DANIEL FLEMING WRITES IN THE AGE - The Queen's Birthday holiday has become a tradition without ceremony. Most Australians appreciate the long weekend but prefer to shop, head to the ski fields or go to the football instead of toasting her majesty.
Yet public holidays reveal who we are, and occasionally who we were. They commemorate great people, events and movements. Australia Day recalls the First Fleet at Sydney Cove, Anzac Day symbolises sacrifice and nationalism, Good Friday is a day of Christian mourning and Labour Day celebrates workers rights. In the US, Martin Luther King Day invites reflection on racism and non-violence.
Of course, the meanings of holidays are contested. Not without justification, Indigenous Australians criticise Australia Day as the celebration of an invasion and critics complain that Anzac Day glorifies war and is over-promoted. Despite such debates, these holidays are relevant.
Holidays encourage communities to celebrate shared values and beliefs. The exceptions are when we suspend social mores and let our hair down. New Year's Day allows us to recover from the night before. Irrelevant holidays are another exception and the Queen's Birthday is Australia's most irrelevant.
The Queen's Birthday is out of kilter with modern Australia. The monarch's birth has been celebrated here since 1788 and until 1936 was held on the birth date of the king or queen.
After King George V died the holiday was fixed near his birthday of June 3 and it is now celebrated on the second Monday of June, except in Western Australia and Queensland. The holiday once symbolised our faith in empire. However, since Queen Elizabeth II began her reign in 1952, it has declined in importance and is not celebrated with the fervour of yesteryear.
Like the monarchy, the Queen's Birthday holiday symbolises inherited power, privilege and wealth – values counter to the egalitarian democracy Australians celebrate. We know that elections renew our political system and equality suits us better than inequality, so our celebrations should reflect those values.
Most Australians rarely think about the monarchy. When former Prime Minister Tony Abbott knighted Prince Philip he shocked us into thinking about the institution and the subsequent uproar occurred because we knew he wanted to wind back the clock to an era that had obviously passed.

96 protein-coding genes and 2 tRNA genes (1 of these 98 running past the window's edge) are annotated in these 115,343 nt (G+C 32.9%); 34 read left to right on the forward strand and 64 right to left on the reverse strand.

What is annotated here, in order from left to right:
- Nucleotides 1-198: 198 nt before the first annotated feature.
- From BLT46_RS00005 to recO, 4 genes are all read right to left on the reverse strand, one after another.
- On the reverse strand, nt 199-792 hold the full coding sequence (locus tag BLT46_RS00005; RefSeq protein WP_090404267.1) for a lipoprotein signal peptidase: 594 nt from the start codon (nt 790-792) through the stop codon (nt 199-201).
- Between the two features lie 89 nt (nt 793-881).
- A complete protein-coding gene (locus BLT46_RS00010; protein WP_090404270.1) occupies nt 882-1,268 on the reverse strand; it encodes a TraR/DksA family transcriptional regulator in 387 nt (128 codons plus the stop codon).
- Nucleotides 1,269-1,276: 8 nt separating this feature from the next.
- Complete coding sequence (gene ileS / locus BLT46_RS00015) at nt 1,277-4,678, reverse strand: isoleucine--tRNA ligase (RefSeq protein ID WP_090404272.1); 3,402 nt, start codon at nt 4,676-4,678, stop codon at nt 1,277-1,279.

However, while we do not want discarded symbols to return, the status quo fosters an unthinking acceptance of other royal traditions that permeate our society and institutions. The monarch is embodied on everything from our currency to royal commissions to crown land.
Instead, we could have our prime ministers on coins and notes, and have Commonwealth commissions and federal lands. Why not have a Barton or Deakin Street, instead of King Street or Queen's Parade?
If the republic comes we should drop the word royal from all manner of institutions including the Royal Australian Navy, the Royal Australian Air Force, the Royal Military College at Duntroon and the Royal Australian Mint.
We do not need royalty for a soldier to shoot straight or for a dollar to be worth a dollar. We could even rename Queensland.
The Queen's Birthday holiday ought be abolished, along with our constitutional monarchy and its symbols. We should live in an Australian republic that celebrates a new national holiday based on democracy and equality, when royal titles and privilege matter less than elections and fairness.
The monarchy does not suit us any more and we should choose our own head of state.
If not, we will soon have a King's Birthday holiday.
Daniel Fleming has a PhD in history on public holidays. He is also a member of the Australian Republican Movement. Originally published in The Age